Wednesday, December 3, 2014

Train train, comin' down, down the line

A brief follow-up to a post I wrote back in September ... In an effort to unravel Astral Weeks' railway-related lyrics, I reached out to Mark Kennedy, curator of road and rail transport at National Museums Northern Ireland. Kennedy confirmed that "Madame George"'s "Dublin up to Sandy Row" train was the Dublin-Belfast Enterprise, which departed and arrived at Belfast's Great Victoria Street station, located near the Sandy Row neighborhood.

The rail mention in "Cyprus Avenue" ("If I pass the rumbling station / Where the lonesome engine drivers pine") has proven more difficult to decode; it could be another allusion to the Dublin-Belfast Enterprise line or a reference to the Belfast and County Down Railway (BCDR), which ran through Van Morrison's Bloomfield neighborhood and is now the Comber Greenway, a 13-kilometer linear park for walking and bicycling.

The BCDR station closest to Morrison's home was Bloomfield (it would have been a 10-minute walk). Recently, I unearthed a bit more information on the station. According to this link, it opened in May of 1879 and closed in April of 1950. Also, I came across this little tidbit in the map for the recently launched Mystic of the East, a self-guided trail that gives Morrison fans the opportunity to visit the East Belfast places mentioned in his songs: "Bloomfield Railway Station and level crossing (both now gone) were situated at the Cyprus Avenue end of the Beersbridge Road. The station platform stood near its junction with Evelyn Avenue."

Lastly, I found two passages on Bloomfield Station on a website dedicated to the history of East Belfast. The site is run by Aidan Campbell, a retired business consultant who has published several books on the history of East Belfast. The two passages are posted here:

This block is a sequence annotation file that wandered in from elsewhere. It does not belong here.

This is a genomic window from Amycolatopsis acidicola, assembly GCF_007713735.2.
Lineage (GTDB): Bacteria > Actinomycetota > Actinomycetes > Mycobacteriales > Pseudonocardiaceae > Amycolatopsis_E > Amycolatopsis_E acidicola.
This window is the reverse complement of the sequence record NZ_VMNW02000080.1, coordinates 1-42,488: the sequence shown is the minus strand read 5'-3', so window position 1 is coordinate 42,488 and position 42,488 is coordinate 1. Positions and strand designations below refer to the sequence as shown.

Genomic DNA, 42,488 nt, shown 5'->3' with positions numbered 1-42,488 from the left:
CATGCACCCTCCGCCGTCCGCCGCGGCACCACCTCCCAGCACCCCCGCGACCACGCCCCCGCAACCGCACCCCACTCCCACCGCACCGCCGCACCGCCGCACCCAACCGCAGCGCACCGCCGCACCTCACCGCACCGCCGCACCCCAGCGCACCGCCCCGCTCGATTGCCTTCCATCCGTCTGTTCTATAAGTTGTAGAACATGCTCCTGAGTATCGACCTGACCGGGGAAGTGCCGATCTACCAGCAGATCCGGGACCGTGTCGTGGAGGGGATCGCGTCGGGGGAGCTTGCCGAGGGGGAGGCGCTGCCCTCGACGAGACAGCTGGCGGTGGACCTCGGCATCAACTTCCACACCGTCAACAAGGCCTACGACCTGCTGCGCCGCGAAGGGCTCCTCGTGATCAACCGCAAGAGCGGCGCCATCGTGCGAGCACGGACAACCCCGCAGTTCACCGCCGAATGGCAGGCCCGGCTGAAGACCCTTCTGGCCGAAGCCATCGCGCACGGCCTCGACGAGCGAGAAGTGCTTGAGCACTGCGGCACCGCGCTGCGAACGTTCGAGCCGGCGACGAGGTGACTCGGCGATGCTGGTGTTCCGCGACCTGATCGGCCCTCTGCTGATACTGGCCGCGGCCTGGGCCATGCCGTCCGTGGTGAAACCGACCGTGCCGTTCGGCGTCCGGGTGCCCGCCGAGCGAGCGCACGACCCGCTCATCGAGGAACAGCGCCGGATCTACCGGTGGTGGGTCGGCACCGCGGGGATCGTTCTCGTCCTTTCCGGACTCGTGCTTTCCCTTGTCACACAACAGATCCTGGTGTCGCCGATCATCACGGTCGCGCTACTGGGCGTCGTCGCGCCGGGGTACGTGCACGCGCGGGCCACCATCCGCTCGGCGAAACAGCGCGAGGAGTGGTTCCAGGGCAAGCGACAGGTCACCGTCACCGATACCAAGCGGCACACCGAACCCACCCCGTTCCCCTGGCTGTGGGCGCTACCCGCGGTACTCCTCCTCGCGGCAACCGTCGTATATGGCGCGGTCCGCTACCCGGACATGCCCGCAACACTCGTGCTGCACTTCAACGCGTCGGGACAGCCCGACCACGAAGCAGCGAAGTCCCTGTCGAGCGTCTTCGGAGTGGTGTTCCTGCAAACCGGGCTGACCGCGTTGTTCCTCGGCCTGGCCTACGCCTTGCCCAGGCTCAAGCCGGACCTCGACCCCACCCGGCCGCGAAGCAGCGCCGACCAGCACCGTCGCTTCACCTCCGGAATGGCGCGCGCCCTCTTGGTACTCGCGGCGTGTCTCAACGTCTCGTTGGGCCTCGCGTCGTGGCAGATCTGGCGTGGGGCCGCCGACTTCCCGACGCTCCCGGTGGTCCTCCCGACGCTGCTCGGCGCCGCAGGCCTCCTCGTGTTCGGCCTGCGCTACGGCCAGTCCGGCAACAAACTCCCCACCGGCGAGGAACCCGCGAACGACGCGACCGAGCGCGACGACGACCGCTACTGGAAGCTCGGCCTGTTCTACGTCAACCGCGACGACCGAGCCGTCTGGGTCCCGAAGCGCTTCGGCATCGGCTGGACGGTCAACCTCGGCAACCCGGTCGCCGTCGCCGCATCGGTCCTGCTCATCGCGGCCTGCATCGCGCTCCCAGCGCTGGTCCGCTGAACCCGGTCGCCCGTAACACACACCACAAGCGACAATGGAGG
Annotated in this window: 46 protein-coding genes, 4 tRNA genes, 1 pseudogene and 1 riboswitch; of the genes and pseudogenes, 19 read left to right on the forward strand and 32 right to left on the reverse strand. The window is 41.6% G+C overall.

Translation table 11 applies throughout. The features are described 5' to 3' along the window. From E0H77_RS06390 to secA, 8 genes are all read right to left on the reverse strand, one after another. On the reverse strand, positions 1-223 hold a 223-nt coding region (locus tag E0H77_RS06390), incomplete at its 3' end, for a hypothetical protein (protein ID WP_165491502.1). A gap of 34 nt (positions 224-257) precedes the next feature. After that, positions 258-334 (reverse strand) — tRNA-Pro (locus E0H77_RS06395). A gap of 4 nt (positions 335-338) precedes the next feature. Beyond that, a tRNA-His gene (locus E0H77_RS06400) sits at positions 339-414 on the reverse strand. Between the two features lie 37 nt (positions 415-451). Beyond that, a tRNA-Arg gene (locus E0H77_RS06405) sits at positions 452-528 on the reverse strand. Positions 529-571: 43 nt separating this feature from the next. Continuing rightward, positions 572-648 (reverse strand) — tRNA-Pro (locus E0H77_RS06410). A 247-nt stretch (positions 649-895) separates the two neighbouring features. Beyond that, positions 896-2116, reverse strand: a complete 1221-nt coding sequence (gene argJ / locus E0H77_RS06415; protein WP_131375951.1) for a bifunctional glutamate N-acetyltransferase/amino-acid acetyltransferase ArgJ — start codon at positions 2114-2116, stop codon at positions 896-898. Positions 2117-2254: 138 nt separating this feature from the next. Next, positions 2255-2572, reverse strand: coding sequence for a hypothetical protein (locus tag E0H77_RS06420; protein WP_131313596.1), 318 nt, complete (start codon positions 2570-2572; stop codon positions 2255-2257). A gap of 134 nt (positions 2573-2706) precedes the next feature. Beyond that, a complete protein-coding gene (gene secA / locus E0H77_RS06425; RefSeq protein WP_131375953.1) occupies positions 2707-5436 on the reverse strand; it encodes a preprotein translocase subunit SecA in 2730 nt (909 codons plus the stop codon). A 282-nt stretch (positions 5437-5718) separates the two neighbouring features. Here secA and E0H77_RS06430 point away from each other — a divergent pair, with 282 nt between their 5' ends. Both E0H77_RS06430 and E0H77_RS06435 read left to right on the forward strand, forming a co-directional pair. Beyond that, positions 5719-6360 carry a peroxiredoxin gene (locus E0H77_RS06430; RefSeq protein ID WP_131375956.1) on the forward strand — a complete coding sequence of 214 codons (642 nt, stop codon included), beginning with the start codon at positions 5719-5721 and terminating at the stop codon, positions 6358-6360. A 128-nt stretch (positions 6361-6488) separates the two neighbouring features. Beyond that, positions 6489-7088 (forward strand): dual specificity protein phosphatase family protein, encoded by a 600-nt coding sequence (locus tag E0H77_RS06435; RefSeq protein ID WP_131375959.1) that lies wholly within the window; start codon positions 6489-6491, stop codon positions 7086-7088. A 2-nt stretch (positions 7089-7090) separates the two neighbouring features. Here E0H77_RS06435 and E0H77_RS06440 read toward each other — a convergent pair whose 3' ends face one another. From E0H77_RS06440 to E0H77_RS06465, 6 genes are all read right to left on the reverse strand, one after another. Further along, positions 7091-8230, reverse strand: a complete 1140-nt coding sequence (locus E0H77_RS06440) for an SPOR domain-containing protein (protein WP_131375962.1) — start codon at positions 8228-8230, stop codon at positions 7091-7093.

In the East Belfast Historical Society Journal Vol. 1 No. 3, Louis Gilbert talks about his early life in an article entitled 'Love in the Black Lagan Valley': In 1924 when I was a wee lad, I lived off Ravenscroft Avenue not far from the Holywood Arches. There was an electricity sub-station at one end of the street and a school across the road. At the other end, on a high bank, trains from the Belfast and County Down Railway Company's Queen's Quay station chugged and puffed on their way to Newtownards, Donaghadee, Downpatrick and Newcastle. There was a level crossing on the Beersbridge Road and the signalman at Bloomfield Station closed the gates and stopped all traffic every time there was a train.
Bloomfield station in the early 1900s [pictured above] which the Belfast & County Down Railway opened in May 1879 and it looks like cattle are being herded along the Beersbridge Road towards the level crossing. The station was designed by engineer Berkeley Dean Wise (who lived nearby at Knock Road). This portion of the railway line had been opened in 1850 with the aim of eventually providing a service to Donaghadee and the connecting mail-packet ship to Portpatrick. However the route from Larne to Stranraer was favoured, which meant that the Belfast and Northern Counties Railway gained the benefit via their route to Larne Harbour.

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